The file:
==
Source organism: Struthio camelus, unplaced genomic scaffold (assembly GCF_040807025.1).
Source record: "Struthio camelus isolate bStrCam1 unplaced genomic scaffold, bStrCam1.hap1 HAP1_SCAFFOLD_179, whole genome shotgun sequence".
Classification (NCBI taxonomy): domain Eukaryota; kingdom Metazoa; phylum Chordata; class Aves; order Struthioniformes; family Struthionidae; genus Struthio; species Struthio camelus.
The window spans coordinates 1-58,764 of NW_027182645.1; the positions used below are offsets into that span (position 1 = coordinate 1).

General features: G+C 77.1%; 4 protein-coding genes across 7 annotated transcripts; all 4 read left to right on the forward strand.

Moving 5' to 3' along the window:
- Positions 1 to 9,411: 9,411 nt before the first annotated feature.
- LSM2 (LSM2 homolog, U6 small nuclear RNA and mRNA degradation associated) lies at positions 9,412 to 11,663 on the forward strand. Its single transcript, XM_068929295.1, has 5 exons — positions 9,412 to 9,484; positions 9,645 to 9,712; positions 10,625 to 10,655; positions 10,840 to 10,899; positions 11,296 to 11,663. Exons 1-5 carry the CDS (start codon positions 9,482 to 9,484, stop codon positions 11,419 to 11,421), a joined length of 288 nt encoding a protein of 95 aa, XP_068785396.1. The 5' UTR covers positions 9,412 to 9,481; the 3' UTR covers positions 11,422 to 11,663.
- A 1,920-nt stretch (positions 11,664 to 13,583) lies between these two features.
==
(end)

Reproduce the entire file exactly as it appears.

Source organism: Struthio camelus, unplaced genomic scaffold (assembly GCF_040807025.1).
Source record: "Struthio camelus isolate bStrCam1 unplaced genomic scaffold, bStrCam1.hap1 HAP1_SCAFFOLD_179, whole genome shotgun sequence".
Classification (NCBI taxonomy): domain Eukaryota; kingdom Metazoa; phylum Chordata; class Aves; order Struthioniformes; family Struthionidae; genus Struthio; species Struthio camelus.
The window spans coordinates 1-58,764 of NW_027182645.1; the positions used below are offsets into that span (position 1 = coordinate 1).

General features: G+C 77.1%; 4 protein-coding genes across 7 annotated transcripts; all 4 read left to right on the forward strand.

Moving 5' to 3' along the window:
- Positions 1 to 9,411: 9,411 nt before the first annotated feature.
- LSM2 (LSM2 homolog, U6 small nuclear RNA and mRNA degradation associated) lies at positions 9,412 to 11,663 on the forward strand. Its single transcript, XM_068929295.1, has 5 exons — positions 9,412 to 9,484; positions 9,645 to 9,712; positions 10,625 to 10,655; positions 10,840 to 10,899; positions 11,296 to 11,663. Exons 1-5 carry the CDS (start codon positions 9,482 to 9,484, stop codon positions 11,419 to 11,421), a joined length of 288 nt encoding a protein of 95 aa, XP_068785396.1. The 5' UTR covers positions 9,412 to 9,481; the 3' UTR covers positions 11,422 to 11,663.
- A 1,920-nt stretch (positions 11,664 to 13,583) lies between these two features.